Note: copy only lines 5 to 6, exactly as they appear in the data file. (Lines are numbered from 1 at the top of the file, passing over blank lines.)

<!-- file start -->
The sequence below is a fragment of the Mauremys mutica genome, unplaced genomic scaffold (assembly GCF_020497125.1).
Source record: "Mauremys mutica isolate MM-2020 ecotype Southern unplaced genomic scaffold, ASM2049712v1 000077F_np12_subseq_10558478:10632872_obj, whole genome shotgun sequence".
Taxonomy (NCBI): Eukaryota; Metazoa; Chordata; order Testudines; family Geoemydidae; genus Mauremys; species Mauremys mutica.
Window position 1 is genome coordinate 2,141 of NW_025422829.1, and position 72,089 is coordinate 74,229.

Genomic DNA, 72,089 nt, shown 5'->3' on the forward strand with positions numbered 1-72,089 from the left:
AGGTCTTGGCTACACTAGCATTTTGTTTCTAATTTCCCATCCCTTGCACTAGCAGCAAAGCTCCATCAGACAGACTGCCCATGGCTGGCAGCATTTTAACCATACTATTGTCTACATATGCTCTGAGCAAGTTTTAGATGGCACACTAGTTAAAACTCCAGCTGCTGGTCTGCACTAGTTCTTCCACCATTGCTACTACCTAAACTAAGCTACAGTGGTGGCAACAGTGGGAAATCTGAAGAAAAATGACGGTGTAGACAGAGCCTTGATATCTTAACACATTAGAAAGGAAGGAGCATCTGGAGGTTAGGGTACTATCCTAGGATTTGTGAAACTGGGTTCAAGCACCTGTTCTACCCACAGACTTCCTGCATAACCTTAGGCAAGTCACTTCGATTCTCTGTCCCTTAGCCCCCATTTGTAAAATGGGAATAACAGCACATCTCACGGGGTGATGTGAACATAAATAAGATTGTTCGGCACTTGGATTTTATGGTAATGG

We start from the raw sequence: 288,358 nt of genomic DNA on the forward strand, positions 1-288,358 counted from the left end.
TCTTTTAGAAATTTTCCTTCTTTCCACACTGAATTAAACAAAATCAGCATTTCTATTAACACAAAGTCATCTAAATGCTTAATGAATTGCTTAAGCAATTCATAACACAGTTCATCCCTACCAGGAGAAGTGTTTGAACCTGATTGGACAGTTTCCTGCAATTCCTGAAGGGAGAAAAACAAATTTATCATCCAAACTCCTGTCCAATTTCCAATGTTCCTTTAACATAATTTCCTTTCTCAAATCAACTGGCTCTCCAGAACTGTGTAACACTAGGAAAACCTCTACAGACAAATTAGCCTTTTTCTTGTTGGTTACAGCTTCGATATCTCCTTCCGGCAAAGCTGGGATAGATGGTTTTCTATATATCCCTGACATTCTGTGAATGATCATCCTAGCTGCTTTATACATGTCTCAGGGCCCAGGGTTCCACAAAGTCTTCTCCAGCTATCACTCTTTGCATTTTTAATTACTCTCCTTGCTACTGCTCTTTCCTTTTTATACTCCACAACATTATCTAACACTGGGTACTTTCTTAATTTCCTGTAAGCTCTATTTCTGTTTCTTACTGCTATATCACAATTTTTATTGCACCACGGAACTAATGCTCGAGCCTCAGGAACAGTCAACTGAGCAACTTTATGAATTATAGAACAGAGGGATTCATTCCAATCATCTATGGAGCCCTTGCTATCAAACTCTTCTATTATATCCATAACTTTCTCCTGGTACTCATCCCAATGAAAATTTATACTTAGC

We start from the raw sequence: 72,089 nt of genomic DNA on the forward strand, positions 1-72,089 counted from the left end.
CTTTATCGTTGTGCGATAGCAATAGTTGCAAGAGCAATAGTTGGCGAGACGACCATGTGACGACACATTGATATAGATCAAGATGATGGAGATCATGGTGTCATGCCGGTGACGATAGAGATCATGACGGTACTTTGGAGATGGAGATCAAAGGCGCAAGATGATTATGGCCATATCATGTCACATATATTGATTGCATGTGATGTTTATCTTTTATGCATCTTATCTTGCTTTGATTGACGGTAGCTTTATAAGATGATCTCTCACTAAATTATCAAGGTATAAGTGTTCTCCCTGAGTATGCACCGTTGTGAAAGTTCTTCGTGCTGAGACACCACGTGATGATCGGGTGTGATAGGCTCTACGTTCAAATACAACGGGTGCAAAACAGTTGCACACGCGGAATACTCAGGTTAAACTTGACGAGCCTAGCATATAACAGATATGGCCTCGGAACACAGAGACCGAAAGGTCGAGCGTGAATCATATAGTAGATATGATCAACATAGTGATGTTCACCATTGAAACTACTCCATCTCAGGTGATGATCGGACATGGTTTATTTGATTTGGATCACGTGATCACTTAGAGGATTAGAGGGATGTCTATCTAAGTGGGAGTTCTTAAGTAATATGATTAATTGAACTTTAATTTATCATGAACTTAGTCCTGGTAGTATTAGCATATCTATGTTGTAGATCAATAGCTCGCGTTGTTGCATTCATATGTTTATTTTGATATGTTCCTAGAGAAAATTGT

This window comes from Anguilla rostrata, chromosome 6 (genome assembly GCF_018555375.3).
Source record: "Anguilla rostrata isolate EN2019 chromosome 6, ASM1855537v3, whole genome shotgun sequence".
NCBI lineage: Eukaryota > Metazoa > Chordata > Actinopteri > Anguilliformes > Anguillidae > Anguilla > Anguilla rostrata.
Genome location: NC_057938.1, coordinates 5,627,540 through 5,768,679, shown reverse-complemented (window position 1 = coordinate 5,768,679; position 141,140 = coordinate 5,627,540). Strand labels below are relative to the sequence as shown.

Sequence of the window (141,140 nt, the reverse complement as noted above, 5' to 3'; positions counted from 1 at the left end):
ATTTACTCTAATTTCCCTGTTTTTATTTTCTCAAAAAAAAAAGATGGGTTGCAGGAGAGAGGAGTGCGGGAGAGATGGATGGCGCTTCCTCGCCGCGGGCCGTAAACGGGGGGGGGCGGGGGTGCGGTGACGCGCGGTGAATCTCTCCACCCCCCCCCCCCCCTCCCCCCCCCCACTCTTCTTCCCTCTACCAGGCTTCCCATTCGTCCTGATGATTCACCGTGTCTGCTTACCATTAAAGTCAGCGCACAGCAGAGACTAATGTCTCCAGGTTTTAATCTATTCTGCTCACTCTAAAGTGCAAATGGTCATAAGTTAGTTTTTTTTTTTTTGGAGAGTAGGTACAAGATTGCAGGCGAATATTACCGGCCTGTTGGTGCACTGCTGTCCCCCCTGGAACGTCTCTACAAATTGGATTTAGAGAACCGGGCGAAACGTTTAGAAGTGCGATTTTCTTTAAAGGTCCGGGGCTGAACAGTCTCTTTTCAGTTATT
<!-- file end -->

Genomic DNA, 72,089 nt, shown 5'->3' on the forward strand with positions numbered 1-72,089 from the left:
AGGTCTTGGCTACACTAGCATTTTGTTTCTAATTTCCCATCCCTTGCACTAGCAGCAAAGCTCCATCAGACAGACTGCCCATGGCTGGCAGCATTTTAACCATACTATTGTCTACATATGCTCTGAGCAAGTTTTAGATGGCACACTAGTTAAAACTCCAGCTGCTGGTCTGCACTAGTTCTTCCACCATTGCTACTACCTAAACTAAGCTACAGTGGTGGCAACAGTGGGAAATCTGAAGAAAAATGACGGTGTAGACAGAGCCTTGATATCTTAACACATTAGAAAGGAAGGAGCATCTGGAGGTTAGGGTACTATCCTAGGATTTGTGAAACTGGGTTCAAGCACCTGTTCTACCCACAGACTTCCTGCATAACCTTAGGCAAGTCACTTCGATTCTCTGTCCCTTAGCCCCCATTTGTAAAATGGGAATAACAGCACATCTCACGGGGTGATGTGAACATAAATAAGATTGTTCGGCACTTGGATTTTATGGTAATGG